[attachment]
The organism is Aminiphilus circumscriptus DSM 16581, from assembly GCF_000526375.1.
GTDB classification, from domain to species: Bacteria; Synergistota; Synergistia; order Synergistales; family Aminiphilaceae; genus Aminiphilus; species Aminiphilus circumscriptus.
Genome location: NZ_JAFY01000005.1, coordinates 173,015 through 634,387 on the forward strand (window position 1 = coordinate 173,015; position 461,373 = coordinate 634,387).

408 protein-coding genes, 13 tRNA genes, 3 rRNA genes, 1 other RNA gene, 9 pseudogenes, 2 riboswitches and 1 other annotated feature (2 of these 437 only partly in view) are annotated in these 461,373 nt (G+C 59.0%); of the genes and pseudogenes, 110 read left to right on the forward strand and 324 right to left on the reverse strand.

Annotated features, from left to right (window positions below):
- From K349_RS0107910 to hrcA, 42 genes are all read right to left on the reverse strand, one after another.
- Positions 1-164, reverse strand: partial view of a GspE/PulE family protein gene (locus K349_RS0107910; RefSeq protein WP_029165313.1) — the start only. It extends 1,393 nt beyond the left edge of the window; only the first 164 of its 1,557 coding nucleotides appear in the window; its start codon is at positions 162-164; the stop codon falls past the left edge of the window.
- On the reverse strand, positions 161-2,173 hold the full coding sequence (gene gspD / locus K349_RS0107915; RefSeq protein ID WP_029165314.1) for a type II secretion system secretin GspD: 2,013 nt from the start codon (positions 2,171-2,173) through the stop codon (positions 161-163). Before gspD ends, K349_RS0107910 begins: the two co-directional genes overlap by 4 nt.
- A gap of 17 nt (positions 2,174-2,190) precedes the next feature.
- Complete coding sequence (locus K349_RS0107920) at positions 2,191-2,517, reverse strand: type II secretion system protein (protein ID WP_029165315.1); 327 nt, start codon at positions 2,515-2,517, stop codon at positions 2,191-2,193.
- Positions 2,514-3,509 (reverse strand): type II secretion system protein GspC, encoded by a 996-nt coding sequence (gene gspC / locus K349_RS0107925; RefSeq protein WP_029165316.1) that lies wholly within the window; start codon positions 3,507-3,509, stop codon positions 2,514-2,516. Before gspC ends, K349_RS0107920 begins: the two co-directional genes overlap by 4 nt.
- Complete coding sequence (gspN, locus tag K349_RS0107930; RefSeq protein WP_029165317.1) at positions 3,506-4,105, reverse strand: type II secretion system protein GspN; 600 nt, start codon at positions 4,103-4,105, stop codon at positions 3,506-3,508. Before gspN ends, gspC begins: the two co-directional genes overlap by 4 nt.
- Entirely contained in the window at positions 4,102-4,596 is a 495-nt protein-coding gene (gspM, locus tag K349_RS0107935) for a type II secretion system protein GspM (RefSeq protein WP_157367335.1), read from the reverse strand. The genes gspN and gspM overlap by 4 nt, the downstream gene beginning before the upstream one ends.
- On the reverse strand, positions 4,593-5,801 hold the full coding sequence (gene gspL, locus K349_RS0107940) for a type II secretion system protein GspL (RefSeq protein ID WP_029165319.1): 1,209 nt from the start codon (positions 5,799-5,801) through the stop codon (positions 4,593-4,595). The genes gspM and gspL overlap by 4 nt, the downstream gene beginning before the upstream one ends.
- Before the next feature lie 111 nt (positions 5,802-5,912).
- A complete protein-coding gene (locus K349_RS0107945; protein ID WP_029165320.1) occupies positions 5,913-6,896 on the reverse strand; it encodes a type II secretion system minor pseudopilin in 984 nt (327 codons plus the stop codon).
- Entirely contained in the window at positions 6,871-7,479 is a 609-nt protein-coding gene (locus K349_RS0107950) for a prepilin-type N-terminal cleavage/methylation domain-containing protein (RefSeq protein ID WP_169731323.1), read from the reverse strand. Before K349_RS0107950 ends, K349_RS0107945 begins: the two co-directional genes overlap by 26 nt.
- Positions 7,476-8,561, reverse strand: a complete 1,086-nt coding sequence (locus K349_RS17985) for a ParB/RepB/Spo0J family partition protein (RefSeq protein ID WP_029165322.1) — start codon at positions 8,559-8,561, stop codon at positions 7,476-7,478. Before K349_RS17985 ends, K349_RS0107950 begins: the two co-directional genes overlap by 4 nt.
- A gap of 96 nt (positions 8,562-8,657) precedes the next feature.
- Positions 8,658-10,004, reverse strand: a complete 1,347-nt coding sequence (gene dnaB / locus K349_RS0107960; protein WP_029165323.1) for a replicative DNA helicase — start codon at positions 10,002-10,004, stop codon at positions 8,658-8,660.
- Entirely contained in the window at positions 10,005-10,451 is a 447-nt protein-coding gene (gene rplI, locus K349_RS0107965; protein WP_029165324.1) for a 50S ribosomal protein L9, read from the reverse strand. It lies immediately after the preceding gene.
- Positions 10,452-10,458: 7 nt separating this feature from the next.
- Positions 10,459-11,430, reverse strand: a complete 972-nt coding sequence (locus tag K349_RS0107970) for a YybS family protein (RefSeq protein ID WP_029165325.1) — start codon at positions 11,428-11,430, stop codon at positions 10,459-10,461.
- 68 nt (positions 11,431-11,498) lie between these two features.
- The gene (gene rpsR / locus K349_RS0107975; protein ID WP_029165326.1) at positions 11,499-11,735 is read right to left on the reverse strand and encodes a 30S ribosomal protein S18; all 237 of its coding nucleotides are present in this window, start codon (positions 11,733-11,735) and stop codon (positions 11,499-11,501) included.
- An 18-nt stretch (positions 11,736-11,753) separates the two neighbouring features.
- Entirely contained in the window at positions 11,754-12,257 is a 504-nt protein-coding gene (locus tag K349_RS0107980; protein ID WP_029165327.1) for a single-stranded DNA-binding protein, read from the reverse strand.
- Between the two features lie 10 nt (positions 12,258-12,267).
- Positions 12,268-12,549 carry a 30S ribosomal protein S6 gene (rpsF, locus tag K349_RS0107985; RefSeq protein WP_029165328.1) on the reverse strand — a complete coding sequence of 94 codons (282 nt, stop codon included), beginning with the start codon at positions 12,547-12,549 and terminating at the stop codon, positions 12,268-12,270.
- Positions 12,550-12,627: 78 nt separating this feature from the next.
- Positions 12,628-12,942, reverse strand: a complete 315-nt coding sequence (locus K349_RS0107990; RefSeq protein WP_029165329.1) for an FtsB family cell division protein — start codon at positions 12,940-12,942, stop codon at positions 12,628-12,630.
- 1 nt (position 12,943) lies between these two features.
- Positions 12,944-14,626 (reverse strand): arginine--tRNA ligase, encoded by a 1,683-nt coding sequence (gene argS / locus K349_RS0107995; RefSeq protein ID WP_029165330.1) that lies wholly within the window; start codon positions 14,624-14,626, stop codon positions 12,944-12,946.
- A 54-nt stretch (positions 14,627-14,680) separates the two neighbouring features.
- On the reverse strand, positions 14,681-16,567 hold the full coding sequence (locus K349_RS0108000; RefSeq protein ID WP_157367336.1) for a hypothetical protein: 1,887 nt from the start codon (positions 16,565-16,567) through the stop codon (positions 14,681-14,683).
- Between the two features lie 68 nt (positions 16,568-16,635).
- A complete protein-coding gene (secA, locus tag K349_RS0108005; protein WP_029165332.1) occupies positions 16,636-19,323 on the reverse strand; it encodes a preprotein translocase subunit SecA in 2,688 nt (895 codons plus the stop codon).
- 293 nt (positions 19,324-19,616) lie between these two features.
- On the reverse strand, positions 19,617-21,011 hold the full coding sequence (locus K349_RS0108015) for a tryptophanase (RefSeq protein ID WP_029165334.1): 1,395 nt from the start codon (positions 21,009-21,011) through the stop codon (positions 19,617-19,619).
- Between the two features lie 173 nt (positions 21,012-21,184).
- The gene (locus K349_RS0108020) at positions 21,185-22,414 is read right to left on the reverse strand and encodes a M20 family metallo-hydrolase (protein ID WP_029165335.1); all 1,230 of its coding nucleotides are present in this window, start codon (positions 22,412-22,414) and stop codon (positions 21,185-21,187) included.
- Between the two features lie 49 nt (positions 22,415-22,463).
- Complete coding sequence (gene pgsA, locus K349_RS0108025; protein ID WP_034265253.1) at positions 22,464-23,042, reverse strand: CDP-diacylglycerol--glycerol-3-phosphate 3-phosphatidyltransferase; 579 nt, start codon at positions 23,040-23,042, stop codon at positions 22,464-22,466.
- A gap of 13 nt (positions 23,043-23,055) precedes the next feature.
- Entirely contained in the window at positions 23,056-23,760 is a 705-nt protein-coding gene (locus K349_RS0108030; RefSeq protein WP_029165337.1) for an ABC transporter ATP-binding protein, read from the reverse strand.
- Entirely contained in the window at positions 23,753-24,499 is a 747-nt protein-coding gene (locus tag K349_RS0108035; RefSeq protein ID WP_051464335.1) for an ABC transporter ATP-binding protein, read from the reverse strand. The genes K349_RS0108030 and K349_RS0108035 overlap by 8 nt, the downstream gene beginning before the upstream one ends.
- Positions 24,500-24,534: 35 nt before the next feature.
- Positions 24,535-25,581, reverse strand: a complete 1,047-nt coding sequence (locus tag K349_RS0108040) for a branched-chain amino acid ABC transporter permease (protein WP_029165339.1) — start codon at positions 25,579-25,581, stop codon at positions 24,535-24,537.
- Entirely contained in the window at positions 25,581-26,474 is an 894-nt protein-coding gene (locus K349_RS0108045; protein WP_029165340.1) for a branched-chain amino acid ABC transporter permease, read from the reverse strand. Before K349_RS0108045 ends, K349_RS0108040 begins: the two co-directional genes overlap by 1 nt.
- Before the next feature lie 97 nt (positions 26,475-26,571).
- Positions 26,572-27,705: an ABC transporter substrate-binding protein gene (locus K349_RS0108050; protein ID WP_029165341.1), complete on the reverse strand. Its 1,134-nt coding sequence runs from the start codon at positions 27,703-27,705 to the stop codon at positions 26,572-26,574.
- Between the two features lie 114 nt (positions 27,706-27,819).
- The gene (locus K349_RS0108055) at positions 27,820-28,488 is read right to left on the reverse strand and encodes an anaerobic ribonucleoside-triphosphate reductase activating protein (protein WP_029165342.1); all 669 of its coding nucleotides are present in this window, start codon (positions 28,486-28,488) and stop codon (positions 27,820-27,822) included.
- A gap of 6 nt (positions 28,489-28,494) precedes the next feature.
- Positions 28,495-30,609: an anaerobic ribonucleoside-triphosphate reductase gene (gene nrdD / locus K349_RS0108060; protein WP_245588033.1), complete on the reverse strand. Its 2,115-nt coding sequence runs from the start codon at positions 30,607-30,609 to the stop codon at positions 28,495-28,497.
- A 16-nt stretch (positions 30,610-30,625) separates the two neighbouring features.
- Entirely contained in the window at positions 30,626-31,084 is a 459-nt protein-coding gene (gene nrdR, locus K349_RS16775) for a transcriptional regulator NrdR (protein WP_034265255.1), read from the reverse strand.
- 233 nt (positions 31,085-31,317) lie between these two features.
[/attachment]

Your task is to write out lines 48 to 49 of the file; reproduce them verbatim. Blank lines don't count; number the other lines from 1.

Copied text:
- Positions 24,535-25,581, reverse strand: a complete 1,047-nt coding sequence (locus tag K349_RS0108040) for a branched-chain amino acid ABC transporter permease (protein WP_029165339.1) — start codon at positions 25,579-25,581, stop codon at positions 24,535-24,537.
- Entirely contained in the window at positions 25,581-26,474 is an 894-nt protein-coding gene (locus K349_RS0108045; protein WP_029165340.1) for a branched-chain amino acid ABC transporter permease, read from the reverse strand. Before K349_RS0108045 ends, K349_RS0108040 begins: the two co-directional genes overlap by 1 nt.